Whether you’re shooting handheld with a small mirrorless, or operating a top-of-the-range cinema camera package, ergonomics should be an important consideration in our profession. Do yourself a favor and invest in accessories that will mean less pain at the end of a 12-hour shooting day. If you don’t, you may find that money goes into expensive massages instead! Here are ten products that will keep you healthy and filming for decades and decades to come.
In 2008, the DSLR revolution took the camera op world by storm, with large sensor cameras like the Canon 5D MK II offering features at a very manageable weight. Today, DSLRs are still fantastic, but as manufacturers pack more and more features into them, the result is steadily increasing weight. Weight = increased stress on the camera operator, and increased stress means injuries and early retirement from the profession we all know and love.
Here is a list of products to get you thinking in the right direction:
Okay, although not necessarily a product, it is something all your products should have. After a shoot in Missouri earlier this week, I checked a large hard case with United Airlines, containing two Kino Flo Diva lights, two stands, cables, lamps and various modifiers adding up to 70lbs. Can you imagine lugging this thing around without wheels on it? Neither can I. Only purchase cases, backpacks and bags that have wheels that add to the overall ergonomics. The new Manfrotto Pro Light Reloader is a great option and my cinema5D colleague, Tim Fok, wrote all about it HERE.
2) Apple Box
The trusty apple box is your best friend while on set. You can stand on it, sit on it, and rest your camera on it — all while saving your back and staying rested for the next take. As a bonus, you can upgrade your apple box with this cushion from FilmTools. There is no reason to keep a large camera on your shoulder when you’re not filming. Putting the camera down is not laziness, it is saving your shoulder and back for the most important thing: your health and finally, nailing the shot.
For some reason, I’ve filmed two series this year that involve children, lots of children. I’m 6′ 1″, a fair bit taller than most children. The hipshot keeps the camera at the eye level of shorter talent and keeps the weight of the camera on the operator’s hip. This type of device is absolutely essential for filming ergonomically at hip level with anything larger than a Canon C100 mk II.
Why include an EVF on this list? Simply put, all necks are different and camera designers don’t always put the attached viewfinder in the most ergonomic position. For example, when mounted on my shoulder using a SHAPE branded shoulder rig, the Canon C300 mk II is slightly too far to the right when I lift it onto my shoulder. This forces me to constantly lean my head to the right while shooting handheld. With the help of an EVF and an articulating arm I can easily solve that problem and reduce neck pain.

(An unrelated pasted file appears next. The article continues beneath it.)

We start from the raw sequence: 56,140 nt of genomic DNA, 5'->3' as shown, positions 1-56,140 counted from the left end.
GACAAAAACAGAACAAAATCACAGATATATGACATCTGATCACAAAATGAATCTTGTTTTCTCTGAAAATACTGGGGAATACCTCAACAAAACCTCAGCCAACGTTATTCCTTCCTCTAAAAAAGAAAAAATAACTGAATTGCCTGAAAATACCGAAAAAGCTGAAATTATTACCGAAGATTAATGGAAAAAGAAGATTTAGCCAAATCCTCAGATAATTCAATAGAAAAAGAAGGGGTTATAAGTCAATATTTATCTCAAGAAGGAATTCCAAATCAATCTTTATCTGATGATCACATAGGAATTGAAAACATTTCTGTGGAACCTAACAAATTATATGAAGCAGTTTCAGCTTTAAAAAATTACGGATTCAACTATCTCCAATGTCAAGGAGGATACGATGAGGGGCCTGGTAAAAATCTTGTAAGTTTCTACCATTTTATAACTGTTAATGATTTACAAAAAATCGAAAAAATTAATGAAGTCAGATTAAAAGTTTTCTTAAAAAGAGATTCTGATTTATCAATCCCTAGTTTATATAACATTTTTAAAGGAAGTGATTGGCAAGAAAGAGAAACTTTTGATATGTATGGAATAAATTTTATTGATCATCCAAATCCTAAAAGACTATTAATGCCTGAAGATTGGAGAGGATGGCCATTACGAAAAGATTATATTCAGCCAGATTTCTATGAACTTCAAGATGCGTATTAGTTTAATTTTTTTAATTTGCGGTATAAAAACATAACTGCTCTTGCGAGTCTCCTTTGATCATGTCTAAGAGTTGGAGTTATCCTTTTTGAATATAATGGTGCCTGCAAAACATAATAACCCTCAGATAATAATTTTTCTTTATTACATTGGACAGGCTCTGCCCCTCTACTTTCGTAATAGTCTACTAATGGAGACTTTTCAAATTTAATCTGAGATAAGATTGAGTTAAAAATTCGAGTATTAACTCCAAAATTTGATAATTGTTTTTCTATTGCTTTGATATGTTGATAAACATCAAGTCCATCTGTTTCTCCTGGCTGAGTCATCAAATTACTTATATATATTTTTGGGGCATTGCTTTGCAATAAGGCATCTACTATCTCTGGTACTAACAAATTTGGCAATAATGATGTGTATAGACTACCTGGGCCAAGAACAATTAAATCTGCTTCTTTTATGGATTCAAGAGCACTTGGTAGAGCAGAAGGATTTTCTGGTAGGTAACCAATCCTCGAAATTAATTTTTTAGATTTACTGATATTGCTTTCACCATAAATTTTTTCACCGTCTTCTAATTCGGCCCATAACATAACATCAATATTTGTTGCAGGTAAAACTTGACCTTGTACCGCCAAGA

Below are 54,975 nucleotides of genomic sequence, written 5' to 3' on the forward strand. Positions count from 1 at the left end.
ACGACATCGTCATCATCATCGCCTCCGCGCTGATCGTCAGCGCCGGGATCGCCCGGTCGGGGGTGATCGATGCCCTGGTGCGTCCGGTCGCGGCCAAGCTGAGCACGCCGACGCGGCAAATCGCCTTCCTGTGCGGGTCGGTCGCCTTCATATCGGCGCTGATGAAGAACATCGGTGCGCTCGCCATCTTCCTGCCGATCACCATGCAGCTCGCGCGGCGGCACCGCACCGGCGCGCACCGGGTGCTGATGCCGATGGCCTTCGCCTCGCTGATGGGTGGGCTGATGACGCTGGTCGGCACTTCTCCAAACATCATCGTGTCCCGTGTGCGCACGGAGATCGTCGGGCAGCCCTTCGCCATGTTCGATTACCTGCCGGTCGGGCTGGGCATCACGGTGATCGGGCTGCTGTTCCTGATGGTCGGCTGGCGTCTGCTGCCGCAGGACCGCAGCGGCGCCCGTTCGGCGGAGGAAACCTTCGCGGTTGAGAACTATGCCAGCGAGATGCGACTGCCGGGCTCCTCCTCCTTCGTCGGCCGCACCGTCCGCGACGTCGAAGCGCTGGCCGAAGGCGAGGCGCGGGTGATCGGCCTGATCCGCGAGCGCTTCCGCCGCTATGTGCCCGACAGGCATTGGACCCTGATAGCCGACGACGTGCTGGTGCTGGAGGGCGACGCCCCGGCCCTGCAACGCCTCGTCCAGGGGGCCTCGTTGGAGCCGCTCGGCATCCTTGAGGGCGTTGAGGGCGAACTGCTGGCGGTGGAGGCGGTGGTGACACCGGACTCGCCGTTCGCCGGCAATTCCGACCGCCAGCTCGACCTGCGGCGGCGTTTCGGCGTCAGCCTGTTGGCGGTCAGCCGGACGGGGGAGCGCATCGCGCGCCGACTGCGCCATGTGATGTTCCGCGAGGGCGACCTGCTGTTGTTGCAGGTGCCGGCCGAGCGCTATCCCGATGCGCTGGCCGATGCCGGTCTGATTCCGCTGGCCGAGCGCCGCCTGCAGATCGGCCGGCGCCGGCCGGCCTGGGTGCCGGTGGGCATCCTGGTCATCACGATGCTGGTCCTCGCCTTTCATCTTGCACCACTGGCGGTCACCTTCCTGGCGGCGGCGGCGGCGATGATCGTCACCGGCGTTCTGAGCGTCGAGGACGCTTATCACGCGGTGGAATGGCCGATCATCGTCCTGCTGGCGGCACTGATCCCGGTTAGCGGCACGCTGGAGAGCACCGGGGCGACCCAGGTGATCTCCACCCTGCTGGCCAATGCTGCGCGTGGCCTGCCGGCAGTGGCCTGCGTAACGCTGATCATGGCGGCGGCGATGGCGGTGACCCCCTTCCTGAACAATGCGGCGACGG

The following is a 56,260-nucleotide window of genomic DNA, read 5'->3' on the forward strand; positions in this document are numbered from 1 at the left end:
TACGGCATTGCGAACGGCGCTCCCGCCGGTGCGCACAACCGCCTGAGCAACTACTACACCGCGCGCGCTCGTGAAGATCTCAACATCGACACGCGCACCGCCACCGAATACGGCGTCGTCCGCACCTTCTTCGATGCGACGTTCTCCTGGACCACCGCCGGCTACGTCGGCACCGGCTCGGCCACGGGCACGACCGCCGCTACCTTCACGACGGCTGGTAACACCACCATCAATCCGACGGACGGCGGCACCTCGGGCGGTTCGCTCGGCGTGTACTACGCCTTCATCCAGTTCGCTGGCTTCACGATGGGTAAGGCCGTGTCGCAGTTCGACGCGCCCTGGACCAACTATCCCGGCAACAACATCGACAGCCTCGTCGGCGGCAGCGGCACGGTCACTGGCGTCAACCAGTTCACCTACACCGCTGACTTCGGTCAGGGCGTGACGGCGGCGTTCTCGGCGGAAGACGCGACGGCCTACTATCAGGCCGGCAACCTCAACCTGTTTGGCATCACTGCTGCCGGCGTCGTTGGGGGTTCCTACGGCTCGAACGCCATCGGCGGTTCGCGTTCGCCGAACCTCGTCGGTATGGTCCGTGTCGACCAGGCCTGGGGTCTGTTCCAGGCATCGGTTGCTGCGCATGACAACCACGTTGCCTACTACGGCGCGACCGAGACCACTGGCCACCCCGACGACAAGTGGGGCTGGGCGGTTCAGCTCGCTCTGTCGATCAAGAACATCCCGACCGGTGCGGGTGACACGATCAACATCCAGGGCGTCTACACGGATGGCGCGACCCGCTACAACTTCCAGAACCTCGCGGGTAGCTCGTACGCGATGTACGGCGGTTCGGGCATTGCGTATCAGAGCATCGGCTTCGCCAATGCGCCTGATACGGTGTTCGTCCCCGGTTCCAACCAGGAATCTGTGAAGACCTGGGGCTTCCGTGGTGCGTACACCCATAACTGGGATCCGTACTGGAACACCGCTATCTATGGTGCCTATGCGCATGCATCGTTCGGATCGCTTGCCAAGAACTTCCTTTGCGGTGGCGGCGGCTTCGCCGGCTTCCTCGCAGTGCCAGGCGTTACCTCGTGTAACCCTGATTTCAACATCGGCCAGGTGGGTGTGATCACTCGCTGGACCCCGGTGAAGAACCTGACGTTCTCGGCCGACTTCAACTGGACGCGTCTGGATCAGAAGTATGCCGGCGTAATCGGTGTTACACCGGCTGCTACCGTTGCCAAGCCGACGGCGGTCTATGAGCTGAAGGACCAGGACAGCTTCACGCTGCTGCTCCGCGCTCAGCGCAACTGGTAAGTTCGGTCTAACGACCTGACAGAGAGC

This Swedish product has been floating around sets since 1994 and is designed to take the weight of the camera and transfer it into the middle of your back. I’ve been a major fan of the Easyrig systems with two tiny caveats: 1) Your shoulder doesn’t get sore, but the middle of your back will with prolonged use and 2) this makes your profile much higher, making the Easyrig tricky to use in smaller locations with lower ceilings such as residential houses.
There are a few different camera cushions on the market, and none of them look sexy when you wear them, but we don’t buy camera gear only for the style points. This product straps a pad on your shoulder that prevents some of the bruising that comes from shooting long days with cameras like the Sony F800, popular in the reality side of the industry.
Gimbals are heavy and difficult to manage over long shoot days. The Steadicam guys have vests, so why shouldn’t gimbal operators? This is where the Armor-Man rig from Tilta comes in. The Armor Man helps support some of the pressure on your forearms and distributes it throughout your core. Beyond that, it looks really, really cool. Like, space age Call of Duty stuff.
This support system is aimed primarily at gimbal users and is designed to take some of the weight off your arms and transfer it to your core/back. One major plus is that it is significantly cheaper than an Easyrig system — thousands of dollars cheaper. The most expensive Atlas system will run you $949.00. The Easyrig is more comfortable, but you’ll need a specifically modified type of Easyrig to handle gimbals that will cost you upwards of $5,000. The Atlas Camera system is fine for gimbals while the Easyrig systems are more useful in a wider variety of shooting situations, but look out for those door frames with both!
Check out our review of the Atlas Camera Support system HERE.
This makes it feel like you’re placing your eye against a pillow when holding your face up against the viewfinder. This ridiculously comfy little accessory is cheap and takes 10 seconds to add to any camera as long as you have purchased the correct size. Can’t recommend this enough. It. feels. great.
10) A Reliable, Ergonomic Shoulder Rig
Most cameras these days, whether you are shooting documentary or narrative, require a shoulder rig of some type. I’m a big fan of the SHAPE, Wooden Camera, Tilta and Zacuto branded shoulder rigs. You really can’t go wrong with any of these in my experience. All of them are comfortable on the shoulder and provide an abundance of 1/4″-20 mounting options so you can put the EVF in the most comfortable place for your body. It is also very important that you balance the camera on your shoulder correctly for proper ergonomics. If you find yourself being pulled forward by the lens then add a larger battery to the back and so on, until you find equilibrium.
Did I miss any accessories that make shooting more comfortable? Let me know below!